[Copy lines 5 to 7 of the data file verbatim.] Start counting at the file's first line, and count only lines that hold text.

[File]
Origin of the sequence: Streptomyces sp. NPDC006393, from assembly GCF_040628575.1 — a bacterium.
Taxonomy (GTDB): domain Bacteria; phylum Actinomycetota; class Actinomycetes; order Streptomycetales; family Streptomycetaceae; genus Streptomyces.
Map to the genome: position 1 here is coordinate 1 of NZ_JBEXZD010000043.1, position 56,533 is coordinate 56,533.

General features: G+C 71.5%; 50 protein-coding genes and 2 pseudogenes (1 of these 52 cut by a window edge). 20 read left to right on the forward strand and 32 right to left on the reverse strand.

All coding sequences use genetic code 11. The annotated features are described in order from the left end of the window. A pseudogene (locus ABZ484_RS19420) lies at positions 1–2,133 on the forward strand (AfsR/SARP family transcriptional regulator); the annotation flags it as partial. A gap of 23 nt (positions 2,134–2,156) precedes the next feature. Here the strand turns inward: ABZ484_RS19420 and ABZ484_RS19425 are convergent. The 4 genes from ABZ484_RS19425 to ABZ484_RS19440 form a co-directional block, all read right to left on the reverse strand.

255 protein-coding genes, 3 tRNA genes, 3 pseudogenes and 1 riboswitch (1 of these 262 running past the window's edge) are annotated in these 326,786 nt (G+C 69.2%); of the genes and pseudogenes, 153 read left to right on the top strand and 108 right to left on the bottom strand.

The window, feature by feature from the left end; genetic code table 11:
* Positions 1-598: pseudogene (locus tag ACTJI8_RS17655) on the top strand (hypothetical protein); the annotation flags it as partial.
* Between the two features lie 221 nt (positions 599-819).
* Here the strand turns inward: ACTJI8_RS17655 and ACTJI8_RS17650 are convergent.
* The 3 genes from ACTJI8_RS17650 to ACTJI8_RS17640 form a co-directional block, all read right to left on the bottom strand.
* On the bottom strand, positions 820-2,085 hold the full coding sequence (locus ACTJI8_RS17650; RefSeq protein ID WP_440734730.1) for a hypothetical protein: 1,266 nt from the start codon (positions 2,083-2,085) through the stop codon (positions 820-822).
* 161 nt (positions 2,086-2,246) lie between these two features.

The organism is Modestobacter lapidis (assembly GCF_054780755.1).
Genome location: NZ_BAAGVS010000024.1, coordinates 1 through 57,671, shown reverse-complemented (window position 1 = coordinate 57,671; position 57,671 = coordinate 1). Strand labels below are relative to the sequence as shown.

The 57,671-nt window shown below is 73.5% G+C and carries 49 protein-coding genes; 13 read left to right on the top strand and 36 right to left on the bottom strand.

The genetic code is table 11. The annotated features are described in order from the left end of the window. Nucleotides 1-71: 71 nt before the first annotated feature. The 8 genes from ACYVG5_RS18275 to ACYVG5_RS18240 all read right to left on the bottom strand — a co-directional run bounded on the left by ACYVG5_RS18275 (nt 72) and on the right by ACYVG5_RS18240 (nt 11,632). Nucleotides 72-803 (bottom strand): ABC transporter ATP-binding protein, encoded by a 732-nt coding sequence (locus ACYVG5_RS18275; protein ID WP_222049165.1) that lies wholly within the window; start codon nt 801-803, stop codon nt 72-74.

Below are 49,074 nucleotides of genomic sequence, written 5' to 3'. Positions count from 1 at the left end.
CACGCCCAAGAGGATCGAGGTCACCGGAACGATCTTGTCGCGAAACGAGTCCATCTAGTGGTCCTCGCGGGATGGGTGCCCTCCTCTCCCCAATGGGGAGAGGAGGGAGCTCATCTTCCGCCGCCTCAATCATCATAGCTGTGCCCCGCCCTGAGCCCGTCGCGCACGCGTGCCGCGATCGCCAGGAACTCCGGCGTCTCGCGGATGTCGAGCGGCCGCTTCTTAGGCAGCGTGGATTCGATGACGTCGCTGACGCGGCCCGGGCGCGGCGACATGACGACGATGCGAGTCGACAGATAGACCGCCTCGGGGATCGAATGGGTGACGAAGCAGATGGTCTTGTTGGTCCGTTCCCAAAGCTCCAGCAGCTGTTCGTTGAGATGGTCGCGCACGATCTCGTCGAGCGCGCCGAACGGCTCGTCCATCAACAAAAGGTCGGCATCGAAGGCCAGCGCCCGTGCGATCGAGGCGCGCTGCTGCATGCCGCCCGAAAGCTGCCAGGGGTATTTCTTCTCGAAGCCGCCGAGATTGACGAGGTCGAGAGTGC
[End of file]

All coding sequences use genetic code 11. The annotated features are described in order from the left end of the window. A pseudogene (locus ABZ484_RS19420) lies at positions 1–2,133 on the forward strand (AfsR/SARP family transcriptional regulator); the annotation flags it as partial. A gap of 23 nt (positions 2,134–2,156) precedes the next feature. Here the strand turns inward: ABZ484_RS19420 and ABZ484_RS19425 are convergent. The 4 genes from ABZ484_RS19425 to ABZ484_RS19440 form a co-directional block, all read right to left on the reverse strand.

255 protein-coding genes, 3 tRNA genes, 3 pseudogenes and 1 riboswitch (1 of these 262 running past the window's edge) are annotated in these 326,786 nt (G+C 69.2%); of the genes and pseudogenes, 153 read left to right on the top strand and 108 right to left on the bottom strand.

The window, feature by feature from the left end; genetic code table 11: